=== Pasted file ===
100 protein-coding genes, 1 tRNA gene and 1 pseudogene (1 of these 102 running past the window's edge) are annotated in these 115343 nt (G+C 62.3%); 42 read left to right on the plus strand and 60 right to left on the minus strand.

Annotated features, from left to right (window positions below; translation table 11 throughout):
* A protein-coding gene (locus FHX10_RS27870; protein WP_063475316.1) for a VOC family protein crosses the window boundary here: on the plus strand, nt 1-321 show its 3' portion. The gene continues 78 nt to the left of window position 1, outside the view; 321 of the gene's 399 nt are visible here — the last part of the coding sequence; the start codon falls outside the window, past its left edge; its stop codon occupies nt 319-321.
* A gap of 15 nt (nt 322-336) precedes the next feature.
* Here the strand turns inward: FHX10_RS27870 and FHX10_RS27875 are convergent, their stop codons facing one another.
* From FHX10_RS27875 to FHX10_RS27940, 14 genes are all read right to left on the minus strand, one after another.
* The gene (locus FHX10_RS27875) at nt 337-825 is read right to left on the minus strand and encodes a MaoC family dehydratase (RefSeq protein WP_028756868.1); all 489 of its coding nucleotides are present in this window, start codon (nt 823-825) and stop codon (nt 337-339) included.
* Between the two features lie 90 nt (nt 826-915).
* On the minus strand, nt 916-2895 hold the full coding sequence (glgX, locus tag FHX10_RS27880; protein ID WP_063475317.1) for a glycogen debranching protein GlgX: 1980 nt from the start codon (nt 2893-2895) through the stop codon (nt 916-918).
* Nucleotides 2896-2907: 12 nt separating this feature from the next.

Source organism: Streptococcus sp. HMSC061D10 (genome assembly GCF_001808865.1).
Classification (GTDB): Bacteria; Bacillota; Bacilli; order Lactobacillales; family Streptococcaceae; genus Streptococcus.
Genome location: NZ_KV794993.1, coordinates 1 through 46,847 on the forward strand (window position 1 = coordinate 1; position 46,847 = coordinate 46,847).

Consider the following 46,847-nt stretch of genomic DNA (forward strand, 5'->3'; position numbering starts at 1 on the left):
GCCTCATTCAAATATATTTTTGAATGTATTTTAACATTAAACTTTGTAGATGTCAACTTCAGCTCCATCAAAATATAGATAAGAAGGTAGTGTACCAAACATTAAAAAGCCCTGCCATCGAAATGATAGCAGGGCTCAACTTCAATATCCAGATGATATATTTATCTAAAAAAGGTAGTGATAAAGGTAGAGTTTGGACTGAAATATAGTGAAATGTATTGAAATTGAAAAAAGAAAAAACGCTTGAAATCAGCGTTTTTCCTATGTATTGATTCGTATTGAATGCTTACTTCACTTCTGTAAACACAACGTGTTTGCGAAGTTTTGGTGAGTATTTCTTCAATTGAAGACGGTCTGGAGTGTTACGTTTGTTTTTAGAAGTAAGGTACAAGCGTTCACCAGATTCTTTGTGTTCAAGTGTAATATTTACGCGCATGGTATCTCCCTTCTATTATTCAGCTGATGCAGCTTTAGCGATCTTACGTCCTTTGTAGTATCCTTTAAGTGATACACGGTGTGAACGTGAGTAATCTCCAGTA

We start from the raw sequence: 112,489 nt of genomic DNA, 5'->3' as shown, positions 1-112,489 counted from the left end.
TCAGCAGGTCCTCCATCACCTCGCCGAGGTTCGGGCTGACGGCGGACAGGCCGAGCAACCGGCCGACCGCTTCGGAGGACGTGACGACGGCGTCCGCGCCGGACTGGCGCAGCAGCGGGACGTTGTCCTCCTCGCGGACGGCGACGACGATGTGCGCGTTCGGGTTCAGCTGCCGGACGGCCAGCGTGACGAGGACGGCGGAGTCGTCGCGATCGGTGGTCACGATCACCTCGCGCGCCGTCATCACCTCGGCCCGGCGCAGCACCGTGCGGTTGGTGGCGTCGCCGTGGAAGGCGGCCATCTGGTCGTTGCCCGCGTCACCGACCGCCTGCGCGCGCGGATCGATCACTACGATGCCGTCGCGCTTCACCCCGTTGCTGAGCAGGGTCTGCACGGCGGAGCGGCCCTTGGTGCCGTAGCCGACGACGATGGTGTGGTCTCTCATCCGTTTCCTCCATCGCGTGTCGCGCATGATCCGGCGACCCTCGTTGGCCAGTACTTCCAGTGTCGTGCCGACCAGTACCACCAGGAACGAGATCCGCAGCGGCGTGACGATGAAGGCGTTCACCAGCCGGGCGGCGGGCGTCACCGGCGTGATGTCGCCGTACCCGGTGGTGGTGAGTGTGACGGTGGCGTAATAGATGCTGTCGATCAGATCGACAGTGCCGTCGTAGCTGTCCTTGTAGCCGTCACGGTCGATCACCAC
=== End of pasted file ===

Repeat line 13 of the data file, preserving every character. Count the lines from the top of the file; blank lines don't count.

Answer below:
Genome location: NZ_KV794993.1, coordinates 1 through 46,847 on the forward strand (window position 1 = coordinate 1; position 46,847 = coordinate 46,847).